Okay, so ChatGPT does not reveal its sources. As long as the information is correct, no big deal, right?
Well, first of all, you can never be 100 per cent sure that the data is correct. ChatGPT still makes mistakes, sometimes there is a flaw in the data it has, or sometimes it does not understand your question correctly. It is not the best at solving math equations either.
But all of this goes for Google, Bing and other traditional search engines as well. You can never be sure that the data is correct.
But the big difference is that without a source there is no way to spot the reasons why the info might not be correct such as potential bias or malicious intent or just plain mistakes from the original writer of the information.
“It is trained on human language, and so it learns the same kind of faulty connections that humans make. So, of course it makes mistakes. And no source is perfect, not even CBS professors. But what is really worrying is that we can never inspect the source of information. Not even if we have the training data. It has been trained so thoroughly that it is too difficult to tell,” Daniel Hardt says and adds:
“If we end up with a situation where everyone shares information without sources, then we are going to have a big misinformation problem. Adding to that, ChatGPT can and is already being used to write code for hackers and spam messages and phishing mails for bots and cyber criminals. Like all tools, it can be used for good as well as bad,” says Daniel Hardt.
“The main problem is not that the general public does not understand how ChatGPT works. The main problem is that no one does. Researchers and even the programmers themselves do not understand what happens once you put in that prompt."
Daniel Hardt, associate professor at CBS
“ChatGPT is a miracle”
Reading through this article, you might start to worry that ChatGPT and similar chatbots are going to have a negative impact on our knowledge. But that is definitely not the case according to Daniel Hardt. In fact, he calls ChatGPT a miracle.
“It is an absolute miracle. This has been the holy grail of AI researchers ever since the term was invented in the 1950s. In fact, the idea of a mechanical version of human language was a dream of Enlightenment philosophers such as Descartes and Leibniz. I would say most great thinkers throughout history were convinced this could never happen. So, from an intellectual point of view, it has massive significance. From a practical point of view, it is also, of course, of great importance. Obviously, language is the perfect interface for humans. It is the ultimate killer app. This is why ChatGPT has been adopted more quickly than any application in history,” he says.
Similar to when the internet first came around, we now have a much more powerful tool for information processing that all of us can access. But what about the misinformation problem?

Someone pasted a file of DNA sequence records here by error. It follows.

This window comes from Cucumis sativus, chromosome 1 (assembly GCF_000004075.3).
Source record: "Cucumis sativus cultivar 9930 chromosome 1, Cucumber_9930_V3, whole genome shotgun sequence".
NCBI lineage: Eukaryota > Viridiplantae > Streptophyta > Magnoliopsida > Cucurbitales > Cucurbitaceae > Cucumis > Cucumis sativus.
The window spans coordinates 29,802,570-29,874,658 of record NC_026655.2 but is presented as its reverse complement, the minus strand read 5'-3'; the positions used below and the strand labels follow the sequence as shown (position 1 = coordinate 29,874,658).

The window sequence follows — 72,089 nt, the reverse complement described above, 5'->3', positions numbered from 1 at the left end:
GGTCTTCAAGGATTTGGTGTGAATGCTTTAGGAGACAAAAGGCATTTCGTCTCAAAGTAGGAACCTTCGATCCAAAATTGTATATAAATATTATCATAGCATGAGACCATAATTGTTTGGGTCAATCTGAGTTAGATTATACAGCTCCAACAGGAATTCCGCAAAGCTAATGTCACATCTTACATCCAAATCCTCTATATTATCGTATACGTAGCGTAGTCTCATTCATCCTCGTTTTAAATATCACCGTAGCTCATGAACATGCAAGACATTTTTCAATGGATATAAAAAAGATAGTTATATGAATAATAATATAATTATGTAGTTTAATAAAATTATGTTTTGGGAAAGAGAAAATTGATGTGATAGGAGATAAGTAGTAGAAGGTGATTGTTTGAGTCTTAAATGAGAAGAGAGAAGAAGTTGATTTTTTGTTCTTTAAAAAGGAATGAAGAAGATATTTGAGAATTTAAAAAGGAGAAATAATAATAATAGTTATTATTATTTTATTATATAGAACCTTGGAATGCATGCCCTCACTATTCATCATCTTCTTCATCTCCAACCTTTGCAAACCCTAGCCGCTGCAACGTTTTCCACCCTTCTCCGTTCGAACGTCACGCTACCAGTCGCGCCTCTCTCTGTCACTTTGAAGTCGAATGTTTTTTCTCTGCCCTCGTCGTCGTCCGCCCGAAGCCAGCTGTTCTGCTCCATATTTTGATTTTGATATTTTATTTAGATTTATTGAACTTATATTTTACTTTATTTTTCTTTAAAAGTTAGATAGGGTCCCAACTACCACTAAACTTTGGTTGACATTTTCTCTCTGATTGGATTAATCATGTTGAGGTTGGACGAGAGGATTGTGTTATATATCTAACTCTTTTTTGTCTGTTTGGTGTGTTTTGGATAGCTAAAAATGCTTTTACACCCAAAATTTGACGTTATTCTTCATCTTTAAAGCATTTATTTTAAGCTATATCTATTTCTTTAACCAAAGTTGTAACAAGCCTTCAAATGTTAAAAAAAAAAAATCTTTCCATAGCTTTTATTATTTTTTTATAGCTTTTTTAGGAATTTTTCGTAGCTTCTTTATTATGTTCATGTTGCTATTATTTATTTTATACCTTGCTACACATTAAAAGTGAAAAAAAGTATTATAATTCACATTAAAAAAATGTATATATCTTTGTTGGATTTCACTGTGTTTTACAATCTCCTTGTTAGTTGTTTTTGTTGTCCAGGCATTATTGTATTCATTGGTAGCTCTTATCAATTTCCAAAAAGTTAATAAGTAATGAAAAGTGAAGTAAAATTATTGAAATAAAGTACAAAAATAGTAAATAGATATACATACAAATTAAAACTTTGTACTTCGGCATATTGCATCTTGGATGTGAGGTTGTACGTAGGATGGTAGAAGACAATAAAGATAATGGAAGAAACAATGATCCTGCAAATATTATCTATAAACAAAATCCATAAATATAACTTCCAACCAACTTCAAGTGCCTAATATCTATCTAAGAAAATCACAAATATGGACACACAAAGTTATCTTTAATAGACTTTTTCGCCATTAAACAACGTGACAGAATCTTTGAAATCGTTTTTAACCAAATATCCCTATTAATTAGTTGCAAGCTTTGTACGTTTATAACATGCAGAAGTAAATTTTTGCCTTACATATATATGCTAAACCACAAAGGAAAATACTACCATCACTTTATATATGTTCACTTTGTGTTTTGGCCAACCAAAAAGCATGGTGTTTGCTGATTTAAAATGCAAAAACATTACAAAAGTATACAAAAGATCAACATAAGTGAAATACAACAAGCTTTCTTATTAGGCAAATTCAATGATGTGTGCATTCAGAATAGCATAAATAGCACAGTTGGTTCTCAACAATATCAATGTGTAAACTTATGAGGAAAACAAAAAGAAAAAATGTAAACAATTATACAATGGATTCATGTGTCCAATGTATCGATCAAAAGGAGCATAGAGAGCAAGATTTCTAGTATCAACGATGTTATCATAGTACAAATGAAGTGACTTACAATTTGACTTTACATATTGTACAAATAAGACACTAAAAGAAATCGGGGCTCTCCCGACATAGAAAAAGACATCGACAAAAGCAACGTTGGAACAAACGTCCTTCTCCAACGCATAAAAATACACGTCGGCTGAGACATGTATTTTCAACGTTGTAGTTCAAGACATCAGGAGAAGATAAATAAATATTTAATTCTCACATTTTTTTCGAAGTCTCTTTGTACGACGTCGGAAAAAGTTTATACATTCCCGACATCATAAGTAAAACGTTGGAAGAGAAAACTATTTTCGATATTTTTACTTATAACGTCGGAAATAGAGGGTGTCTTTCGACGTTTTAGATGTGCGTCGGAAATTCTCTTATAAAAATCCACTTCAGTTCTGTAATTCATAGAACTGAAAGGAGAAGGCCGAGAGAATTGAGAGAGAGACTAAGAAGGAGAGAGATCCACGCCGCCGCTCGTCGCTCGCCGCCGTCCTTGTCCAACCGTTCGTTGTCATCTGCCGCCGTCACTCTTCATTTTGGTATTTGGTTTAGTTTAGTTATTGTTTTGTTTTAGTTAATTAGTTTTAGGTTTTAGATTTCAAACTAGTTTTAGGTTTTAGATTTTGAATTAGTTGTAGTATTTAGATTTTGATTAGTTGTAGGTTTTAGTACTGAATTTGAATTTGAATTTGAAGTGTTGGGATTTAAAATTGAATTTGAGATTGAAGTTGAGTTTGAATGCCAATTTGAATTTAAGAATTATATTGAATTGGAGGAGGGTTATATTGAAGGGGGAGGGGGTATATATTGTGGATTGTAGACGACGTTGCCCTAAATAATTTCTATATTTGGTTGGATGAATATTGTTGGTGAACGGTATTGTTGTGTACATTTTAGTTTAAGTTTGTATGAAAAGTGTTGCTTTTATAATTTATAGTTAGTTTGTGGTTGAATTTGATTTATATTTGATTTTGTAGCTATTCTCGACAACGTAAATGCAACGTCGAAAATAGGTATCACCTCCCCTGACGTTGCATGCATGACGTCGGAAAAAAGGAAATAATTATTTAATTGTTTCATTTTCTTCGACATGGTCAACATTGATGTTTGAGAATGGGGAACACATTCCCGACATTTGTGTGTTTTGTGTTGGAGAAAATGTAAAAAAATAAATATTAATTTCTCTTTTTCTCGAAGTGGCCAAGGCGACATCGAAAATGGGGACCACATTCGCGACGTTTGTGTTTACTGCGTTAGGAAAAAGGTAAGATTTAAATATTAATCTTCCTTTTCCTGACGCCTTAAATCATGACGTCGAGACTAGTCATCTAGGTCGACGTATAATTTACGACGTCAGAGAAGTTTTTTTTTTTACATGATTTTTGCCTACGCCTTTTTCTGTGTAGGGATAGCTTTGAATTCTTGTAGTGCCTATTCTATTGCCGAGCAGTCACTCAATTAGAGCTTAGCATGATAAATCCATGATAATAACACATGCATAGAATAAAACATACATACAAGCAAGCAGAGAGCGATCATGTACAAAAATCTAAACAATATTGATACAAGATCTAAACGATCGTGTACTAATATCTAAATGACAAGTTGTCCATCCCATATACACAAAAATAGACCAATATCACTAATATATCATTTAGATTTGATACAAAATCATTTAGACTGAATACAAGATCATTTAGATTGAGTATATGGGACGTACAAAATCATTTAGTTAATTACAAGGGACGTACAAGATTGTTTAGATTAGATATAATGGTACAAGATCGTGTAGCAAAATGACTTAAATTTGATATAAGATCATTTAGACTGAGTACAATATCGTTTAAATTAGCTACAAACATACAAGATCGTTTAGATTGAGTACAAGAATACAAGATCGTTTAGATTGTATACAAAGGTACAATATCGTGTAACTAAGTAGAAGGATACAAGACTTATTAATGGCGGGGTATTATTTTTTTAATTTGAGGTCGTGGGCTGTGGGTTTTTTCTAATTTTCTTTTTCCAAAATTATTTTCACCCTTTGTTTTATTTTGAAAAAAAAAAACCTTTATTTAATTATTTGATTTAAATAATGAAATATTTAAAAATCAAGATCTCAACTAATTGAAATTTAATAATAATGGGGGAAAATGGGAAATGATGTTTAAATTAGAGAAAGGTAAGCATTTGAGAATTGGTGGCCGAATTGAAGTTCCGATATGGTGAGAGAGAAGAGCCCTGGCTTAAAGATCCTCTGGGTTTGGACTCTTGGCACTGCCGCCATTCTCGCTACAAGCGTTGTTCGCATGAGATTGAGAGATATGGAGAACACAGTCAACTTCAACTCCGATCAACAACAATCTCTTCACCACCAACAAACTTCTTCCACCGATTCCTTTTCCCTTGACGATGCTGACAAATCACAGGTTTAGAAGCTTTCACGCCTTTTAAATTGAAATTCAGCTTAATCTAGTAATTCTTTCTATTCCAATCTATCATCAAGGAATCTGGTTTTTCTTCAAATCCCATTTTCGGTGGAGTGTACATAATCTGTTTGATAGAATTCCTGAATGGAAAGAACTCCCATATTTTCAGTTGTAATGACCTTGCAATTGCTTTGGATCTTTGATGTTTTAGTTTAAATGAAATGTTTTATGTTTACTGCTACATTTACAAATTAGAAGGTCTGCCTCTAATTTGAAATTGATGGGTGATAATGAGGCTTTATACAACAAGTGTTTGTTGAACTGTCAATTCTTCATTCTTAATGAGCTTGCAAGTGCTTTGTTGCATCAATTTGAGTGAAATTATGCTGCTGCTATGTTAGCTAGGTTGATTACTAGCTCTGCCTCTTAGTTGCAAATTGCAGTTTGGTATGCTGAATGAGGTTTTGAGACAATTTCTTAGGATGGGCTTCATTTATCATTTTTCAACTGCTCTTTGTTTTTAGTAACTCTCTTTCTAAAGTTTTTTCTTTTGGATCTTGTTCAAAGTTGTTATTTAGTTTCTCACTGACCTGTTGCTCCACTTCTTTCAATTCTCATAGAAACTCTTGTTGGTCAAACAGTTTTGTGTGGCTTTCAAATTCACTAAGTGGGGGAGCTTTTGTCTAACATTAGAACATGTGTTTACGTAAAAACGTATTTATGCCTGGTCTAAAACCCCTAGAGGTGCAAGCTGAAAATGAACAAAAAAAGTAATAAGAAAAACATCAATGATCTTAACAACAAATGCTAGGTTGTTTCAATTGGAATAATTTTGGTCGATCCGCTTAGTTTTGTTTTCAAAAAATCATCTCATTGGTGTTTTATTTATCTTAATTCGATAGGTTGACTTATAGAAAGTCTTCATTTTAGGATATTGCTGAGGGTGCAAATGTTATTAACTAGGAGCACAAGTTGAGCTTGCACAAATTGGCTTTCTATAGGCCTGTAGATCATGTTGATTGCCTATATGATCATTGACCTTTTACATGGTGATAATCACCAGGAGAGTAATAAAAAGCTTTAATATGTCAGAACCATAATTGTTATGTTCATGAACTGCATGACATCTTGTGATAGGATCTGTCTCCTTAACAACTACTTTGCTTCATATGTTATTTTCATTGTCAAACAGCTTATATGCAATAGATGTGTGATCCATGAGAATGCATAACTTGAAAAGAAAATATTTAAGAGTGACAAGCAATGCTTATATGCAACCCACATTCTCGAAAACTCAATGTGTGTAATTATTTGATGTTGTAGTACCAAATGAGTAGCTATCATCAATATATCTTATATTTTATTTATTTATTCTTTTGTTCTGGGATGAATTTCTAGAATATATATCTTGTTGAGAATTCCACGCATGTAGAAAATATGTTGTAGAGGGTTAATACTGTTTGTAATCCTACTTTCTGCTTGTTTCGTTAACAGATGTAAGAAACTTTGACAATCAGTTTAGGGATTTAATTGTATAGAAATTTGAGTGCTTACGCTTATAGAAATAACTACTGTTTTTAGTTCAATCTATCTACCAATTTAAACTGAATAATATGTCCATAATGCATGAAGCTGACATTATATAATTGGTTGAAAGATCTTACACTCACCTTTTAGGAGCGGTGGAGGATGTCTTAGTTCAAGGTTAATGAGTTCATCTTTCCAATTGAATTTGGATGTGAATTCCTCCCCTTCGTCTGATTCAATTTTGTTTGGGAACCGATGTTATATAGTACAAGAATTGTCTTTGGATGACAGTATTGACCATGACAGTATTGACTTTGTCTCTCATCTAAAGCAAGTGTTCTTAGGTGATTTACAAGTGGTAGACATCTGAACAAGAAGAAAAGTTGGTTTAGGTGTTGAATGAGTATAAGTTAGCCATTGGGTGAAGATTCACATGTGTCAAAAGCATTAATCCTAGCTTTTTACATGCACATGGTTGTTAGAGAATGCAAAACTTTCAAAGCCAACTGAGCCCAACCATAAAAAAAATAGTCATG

“The spread of misinformation has been a problem ever since we have had communications media. ChatGPT and other LLM’s accelerate everything related to information; both the spread of important knowledge and the spread of misinformation are being accelerated. What we can hope is that the ChatGPT is spreading valuable knowledge more than it is spreading misinformation. If ChatGPT helps people to become better informed more generally, it will help them be more skeptical about misinformation.”
Education will help us use ChatGPT for good
But what can we actually do to ensure that ChatGPT does more good than harm when it comes to misinformation? According to Daniel Hardt, it is about education and restrictions.
The first part, education, entails reflecting on how you actually use ChatGPT yourself and being aware of things like sources of information being unclear and giving it an extra check instead of just sharing what ChatGPT told you.
“I think the first thing you must be aware of is what you are actually using ChatGPT for. Do you want it to be factual, or do you want it to be argumentative and convincing? Maybe you actually want it to give you a right-wing or left-wing perspective on something, and then that is fine. We just need to be clear about what we need from it, and how to prompt it correctly to do so. And learning how to prompt is currently an active research area, and something I believe we should start teaching our students,” Daniel Hardt says. He adds:
“But this is also happening naturally. I think the technology is so popular and appealing that many people have been rapidly become experts in the use of ChatGPT, and this has been happening while we academics are sitting around wondering how to best educate people.”
Regulation is part of the solution
Daniel Hardt also emphasises the importance of regulating models like ChatGPT to avoid the spread of misinformation.
“I would like to see all LLM’s required to watermark their output, so you can always tell when text has been produced by an LLM, and which one it was. This is technically difficult, but I am convinced it is possible. If companies were required to do it, they would figure it out. I would also like to see a pause in the development of larger LLM’s. The models we have now are huge and incredibly powerful. We need to learn how to use them and how to control them. We do not need bigger models.”
“Even though ChatGPT of course can be wrong, it is so much better at giving us the information we need than anything we have ever seen before. If you think of any kind of task involving information, it can help you do it better. Therefore, it is important we learn how to use it in the best way possible.”